Each Exists As Many.

I visited Danny quite often in the first several months after meeting him. He seemed to be sizing me up at first. He'd ask me questions about my beliefs, my activities, how I viewed the world and my place in it. With my continued appreciation and obvious delight, Danny opened up more and more, sharing his motives, frustrations and the incomprehensible scope of his effort. He revealed the multitudes.
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Danny slowly granted me access to an amazing collection, an entire body of work that was all related, all unique. I felt like an archeologist discovering an untouched tomb, an explorer finding a treasure trove. I was aghast, astounded, a bit overwhelmed. It didn't seem possible that someone could create so much artwork with a consistent style for so many years and be so completely unrecognized for it. Most people would do whatever brings them some kind of gain, but as I've now learned Danny had a different objective when it came to art.
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"I sometimes think I'm creating one work of art that appears in thousands of frames." Danny once explained. Indeed, if you look at his work as a sequence, as an ongoing effort, you see how a multitude of individual elements have come to create a large but cohesive body. Each piece is related to every other by common artistic elements as well as a common maker. The individual strokes are sometimes captured by themselves, sometimes in concert with others much like them, sometimes harmonizing with other types of individual strokes within a composition, and sometimes in a massive synergistic symphony. A single work that has become thousands.
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Danny's work is very organic and natural, as opposed to planned and manufactured. While most things in our world are built of other things that serve a specific purpose, Danny's work is made of many other works that seem to have only one purpose - purity. This goes back to respecting each stroke. It's a respect he couldn't give if he felt the source of that stroke was coming from the desires of mind instead of from creativity itself.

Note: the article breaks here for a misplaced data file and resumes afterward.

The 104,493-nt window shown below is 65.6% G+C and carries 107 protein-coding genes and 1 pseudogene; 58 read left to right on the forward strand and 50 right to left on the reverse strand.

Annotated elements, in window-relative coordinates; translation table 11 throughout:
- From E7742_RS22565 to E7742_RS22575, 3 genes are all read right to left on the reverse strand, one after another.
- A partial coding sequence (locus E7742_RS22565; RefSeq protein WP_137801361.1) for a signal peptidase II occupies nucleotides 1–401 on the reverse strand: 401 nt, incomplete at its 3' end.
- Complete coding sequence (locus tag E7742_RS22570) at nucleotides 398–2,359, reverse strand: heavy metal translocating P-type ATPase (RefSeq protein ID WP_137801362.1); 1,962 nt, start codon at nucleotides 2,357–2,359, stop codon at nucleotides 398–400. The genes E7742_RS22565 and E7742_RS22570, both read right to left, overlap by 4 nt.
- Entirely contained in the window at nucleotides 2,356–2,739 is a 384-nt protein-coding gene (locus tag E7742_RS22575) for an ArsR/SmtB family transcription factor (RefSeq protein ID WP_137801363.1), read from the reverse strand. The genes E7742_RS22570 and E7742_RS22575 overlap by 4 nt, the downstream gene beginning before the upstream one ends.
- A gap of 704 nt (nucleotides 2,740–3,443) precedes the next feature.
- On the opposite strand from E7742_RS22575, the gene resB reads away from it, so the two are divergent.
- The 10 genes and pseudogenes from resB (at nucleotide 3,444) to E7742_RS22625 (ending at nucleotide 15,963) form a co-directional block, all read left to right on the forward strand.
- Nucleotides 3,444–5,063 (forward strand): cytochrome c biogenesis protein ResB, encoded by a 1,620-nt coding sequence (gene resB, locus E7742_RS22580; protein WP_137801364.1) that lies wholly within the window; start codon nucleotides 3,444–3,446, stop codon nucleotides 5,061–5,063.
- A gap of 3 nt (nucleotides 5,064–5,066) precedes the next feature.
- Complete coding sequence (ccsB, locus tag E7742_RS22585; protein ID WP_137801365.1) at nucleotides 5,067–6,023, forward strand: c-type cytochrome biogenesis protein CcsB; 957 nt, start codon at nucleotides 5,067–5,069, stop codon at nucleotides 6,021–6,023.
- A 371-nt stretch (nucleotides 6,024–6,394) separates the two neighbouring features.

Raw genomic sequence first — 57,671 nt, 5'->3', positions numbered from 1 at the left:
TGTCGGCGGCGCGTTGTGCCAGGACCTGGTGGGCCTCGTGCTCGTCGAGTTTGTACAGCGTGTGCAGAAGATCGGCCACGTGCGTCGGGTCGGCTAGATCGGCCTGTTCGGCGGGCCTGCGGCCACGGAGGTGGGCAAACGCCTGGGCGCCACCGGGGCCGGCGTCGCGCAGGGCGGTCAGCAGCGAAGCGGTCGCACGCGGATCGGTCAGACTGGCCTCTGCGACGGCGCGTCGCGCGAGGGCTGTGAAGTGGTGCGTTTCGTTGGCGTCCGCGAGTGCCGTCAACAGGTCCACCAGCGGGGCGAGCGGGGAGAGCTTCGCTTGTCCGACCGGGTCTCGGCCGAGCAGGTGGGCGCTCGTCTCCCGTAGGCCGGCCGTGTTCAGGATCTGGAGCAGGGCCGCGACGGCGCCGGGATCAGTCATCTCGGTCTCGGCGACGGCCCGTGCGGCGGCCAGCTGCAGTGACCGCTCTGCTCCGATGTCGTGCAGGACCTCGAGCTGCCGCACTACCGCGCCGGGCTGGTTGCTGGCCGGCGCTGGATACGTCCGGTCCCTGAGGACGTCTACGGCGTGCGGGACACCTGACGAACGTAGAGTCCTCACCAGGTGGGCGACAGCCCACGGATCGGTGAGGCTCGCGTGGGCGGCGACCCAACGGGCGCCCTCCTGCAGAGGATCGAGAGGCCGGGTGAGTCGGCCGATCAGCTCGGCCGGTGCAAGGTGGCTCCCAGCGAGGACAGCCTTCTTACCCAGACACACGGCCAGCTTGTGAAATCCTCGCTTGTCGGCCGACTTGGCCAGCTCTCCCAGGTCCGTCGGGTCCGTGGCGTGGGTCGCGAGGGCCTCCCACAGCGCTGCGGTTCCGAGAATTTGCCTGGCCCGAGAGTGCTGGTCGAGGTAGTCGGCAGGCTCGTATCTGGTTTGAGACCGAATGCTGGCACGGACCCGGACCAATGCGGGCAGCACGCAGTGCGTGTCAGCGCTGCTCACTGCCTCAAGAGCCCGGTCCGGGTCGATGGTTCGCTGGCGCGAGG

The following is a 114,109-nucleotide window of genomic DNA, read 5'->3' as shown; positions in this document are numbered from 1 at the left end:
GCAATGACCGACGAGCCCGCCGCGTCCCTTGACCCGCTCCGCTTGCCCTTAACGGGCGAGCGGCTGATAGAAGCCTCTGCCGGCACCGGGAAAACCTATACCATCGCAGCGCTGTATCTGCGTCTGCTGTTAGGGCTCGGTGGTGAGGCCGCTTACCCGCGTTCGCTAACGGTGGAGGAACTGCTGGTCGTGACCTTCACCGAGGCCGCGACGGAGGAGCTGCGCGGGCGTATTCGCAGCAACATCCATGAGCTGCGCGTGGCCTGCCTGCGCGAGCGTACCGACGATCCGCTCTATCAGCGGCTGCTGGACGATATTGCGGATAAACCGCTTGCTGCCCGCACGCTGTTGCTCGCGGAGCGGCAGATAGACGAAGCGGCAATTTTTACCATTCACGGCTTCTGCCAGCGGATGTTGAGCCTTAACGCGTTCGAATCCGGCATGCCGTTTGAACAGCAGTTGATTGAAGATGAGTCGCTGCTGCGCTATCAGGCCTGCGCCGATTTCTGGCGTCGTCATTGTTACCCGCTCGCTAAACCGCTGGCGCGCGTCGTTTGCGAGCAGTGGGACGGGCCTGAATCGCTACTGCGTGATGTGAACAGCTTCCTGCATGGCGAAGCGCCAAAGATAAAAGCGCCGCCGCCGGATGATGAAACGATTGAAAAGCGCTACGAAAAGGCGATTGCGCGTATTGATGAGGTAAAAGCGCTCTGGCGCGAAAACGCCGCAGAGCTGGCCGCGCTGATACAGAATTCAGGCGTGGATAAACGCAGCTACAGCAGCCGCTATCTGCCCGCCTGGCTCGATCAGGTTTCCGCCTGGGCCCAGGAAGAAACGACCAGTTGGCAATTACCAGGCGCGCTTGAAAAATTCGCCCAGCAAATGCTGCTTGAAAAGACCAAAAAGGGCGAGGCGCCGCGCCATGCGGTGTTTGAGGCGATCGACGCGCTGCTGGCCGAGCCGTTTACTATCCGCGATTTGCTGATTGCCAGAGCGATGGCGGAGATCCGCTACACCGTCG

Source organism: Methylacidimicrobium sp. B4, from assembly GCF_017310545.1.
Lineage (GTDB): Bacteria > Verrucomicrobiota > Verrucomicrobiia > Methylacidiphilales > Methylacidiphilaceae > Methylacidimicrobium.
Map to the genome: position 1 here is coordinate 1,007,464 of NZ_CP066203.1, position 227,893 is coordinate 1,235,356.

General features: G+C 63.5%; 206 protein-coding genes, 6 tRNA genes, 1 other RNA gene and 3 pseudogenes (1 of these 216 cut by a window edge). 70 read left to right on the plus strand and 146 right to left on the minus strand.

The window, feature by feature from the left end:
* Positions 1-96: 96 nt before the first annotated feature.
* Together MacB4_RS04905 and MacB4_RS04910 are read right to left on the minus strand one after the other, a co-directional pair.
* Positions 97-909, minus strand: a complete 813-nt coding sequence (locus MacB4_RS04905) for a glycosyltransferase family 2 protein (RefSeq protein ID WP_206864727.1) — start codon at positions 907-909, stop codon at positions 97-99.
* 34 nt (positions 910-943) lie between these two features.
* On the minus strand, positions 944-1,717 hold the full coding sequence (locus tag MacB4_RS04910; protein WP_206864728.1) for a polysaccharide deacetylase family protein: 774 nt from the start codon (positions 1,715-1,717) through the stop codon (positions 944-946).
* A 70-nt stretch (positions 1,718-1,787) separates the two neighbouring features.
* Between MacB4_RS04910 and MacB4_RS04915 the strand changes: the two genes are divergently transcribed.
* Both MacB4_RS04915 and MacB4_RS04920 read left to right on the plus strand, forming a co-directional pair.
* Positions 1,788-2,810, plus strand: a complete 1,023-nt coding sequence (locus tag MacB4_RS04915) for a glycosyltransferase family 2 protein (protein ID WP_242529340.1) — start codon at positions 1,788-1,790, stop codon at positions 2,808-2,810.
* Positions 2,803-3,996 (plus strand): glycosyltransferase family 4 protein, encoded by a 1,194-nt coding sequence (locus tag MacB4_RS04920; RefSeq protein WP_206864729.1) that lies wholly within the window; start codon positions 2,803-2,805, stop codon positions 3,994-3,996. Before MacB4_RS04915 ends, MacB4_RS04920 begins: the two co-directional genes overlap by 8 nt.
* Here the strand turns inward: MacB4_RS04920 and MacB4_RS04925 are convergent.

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Organisms behave this way. Bodies are made of cells made of organelles. There is terrific redundancy, and yet all belong. Each is complete and alone, but also all come together to create a single identifiable living being. And this happens again and again, being after being, to create species and families and orders and kingdom.
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One could categorize Danny's work this way too – into individuals, families, societies and other such taxonomies. Which for some reason makes him laugh. "You're seeing things again." Regardless of my suggestions and pronouncements, he just claims to be a simple man. Take for example the paintings on this page. They are done with just two pigments, no more. "See how simple I am?" he'd say. I'd say simultaneously simple and complex – or complexity born of simplicity. And again, this is the principal of the organic, the organized, the integrally bound.
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And herein lies a visible demonstration of the crux of Danny's labors — a world of images that appear to belong together, flowed into place by pure creativity, each beautiful as a standalone, awesome as a family, and done one stroke at a time with a couple of tubes of paint. Excellent.